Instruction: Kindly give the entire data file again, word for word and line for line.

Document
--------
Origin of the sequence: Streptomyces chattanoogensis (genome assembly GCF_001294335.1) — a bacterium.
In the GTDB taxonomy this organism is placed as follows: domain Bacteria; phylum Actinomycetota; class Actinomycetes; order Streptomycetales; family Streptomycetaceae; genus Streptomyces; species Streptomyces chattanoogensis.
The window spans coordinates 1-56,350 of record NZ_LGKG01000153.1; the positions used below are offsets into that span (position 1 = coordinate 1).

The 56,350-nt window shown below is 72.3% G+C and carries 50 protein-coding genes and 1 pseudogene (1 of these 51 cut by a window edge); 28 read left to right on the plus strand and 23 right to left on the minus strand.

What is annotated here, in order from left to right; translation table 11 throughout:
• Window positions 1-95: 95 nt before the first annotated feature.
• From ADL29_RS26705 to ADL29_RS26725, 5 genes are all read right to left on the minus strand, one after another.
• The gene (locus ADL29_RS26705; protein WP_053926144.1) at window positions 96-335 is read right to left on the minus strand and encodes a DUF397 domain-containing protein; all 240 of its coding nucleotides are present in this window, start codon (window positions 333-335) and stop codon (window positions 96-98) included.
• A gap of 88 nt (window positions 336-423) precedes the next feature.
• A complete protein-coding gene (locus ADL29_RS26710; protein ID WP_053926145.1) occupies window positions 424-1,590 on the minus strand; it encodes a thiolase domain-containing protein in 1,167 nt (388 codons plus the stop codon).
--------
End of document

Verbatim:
Origin of the sequence: Streptomyces chattanoogensis (genome assembly GCF_001294335.1) — a bacterium.
In the GTDB taxonomy this organism is placed as follows: domain Bacteria; phylum Actinomycetota; class Actinomycetes; order Streptomycetales; family Streptomycetaceae; genus Streptomyces; species Streptomyces chattanoogensis.
The window spans coordinates 1-56,350 of record NZ_LGKG01000153.1; the positions used below are offsets into that span (position 1 = coordinate 1).

The 56,350-nt window shown below is 72.3% G+C and carries 50 protein-coding genes and 1 pseudogene (1 of these 51 cut by a window edge); 28 read left to right on the plus strand and 23 right to left on the minus strand.

What is annotated here, in order from left to right; translation table 11 throughout:
• Window positions 1-95: 95 nt before the first annotated feature.
• From ADL29_RS26705 to ADL29_RS26725, 5 genes are all read right to left on the minus strand, one after another.
• The gene (locus ADL29_RS26705; protein WP_053926144.1) at window positions 96-335 is read right to left on the minus strand and encodes a DUF397 domain-containing protein; all 240 of its coding nucleotides are present in this window, start codon (window positions 333-335) and stop codon (window positions 96-98) included.
• A gap of 88 nt (window positions 336-423) precedes the next feature.
• A complete protein-coding gene (locus ADL29_RS26710; protein ID WP_053926145.1) occupies window positions 424-1,590 on the minus strand; it encodes a thiolase domain-containing protein in 1,167 nt (388 codons plus the stop codon).